We have studied the converging and diverging nature of spherical lenses. Now let us look at the activity that explains the image formed by the concave and convex mirrors.
  • Take a convex lens.
  • Draw five parallel straight lines on a long table with chalk so that the distance between the successive lines equals the focal length of the lens.
  • Place the lens on a lens stand.
  • Place it so that the optical centre of the lens is just over the line on the central line.
  • The two lines on either side of the lens correspond to \(F\) and \(2F\) of the lens, respectively.
  • Mark them with the appropriate letters, such as \(2\)F1, F1, F2, and 2F2. Place a burning candle far to the left of \(2\)F1.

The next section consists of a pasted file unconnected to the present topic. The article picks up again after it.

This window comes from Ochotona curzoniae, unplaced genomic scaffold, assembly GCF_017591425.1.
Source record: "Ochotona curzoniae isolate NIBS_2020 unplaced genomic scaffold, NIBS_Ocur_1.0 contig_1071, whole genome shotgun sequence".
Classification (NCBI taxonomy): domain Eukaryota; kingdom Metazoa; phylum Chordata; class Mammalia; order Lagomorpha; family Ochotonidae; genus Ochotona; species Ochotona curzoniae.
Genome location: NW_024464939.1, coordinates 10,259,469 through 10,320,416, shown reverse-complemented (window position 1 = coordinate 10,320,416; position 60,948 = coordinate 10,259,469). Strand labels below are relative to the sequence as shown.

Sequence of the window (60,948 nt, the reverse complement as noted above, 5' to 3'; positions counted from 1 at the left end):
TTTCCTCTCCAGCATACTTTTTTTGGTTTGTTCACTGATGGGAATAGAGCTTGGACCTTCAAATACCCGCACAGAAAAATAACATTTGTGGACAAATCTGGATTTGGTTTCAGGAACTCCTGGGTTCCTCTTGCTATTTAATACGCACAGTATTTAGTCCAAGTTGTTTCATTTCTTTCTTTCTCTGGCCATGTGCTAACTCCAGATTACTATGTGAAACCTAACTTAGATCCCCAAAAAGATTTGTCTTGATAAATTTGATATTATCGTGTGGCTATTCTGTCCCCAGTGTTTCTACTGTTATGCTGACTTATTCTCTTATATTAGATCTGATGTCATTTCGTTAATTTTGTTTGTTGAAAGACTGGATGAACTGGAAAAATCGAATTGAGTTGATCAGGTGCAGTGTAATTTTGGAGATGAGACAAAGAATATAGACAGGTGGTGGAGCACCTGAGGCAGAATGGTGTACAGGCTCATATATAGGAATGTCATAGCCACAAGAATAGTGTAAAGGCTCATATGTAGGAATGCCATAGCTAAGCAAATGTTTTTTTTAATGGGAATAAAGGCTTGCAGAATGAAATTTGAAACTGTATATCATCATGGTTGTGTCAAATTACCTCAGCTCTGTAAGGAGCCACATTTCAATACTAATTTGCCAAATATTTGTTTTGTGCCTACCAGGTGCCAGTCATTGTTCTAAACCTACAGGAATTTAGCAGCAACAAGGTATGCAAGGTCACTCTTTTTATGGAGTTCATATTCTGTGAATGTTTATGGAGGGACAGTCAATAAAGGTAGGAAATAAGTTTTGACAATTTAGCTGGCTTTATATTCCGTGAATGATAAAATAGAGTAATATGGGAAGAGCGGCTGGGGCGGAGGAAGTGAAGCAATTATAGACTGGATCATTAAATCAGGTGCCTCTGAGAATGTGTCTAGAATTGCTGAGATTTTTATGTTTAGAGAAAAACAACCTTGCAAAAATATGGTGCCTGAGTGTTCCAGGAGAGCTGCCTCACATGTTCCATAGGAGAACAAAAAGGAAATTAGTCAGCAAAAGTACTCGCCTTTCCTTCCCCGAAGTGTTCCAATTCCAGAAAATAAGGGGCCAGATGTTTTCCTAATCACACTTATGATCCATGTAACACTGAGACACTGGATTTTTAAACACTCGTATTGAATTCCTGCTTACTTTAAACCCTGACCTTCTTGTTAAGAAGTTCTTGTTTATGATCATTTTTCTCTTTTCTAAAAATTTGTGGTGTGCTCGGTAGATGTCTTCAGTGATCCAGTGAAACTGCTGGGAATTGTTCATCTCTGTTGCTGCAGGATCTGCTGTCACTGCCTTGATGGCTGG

• On a screen on the other side of the lens, get a clear, sharp image. Make a note of the image's nature, location, and relative size.
  • Place the object behind \(2\)F1, between F1F1 and \(2\)F1 at F1, and between F1 and \(O\) to repeat the activity.
  • Make a list of your observations and tabulate them.
Image formation by convex lenses:
Object at infinity
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Beyond \(2\)F1
At \(2\)F1
Between F1 and \(2\)F1
At focus F1
Between F1 and \(O\)
The nature, position and relative size of the image formed by a convex lens for various object positions are summarised in the table below.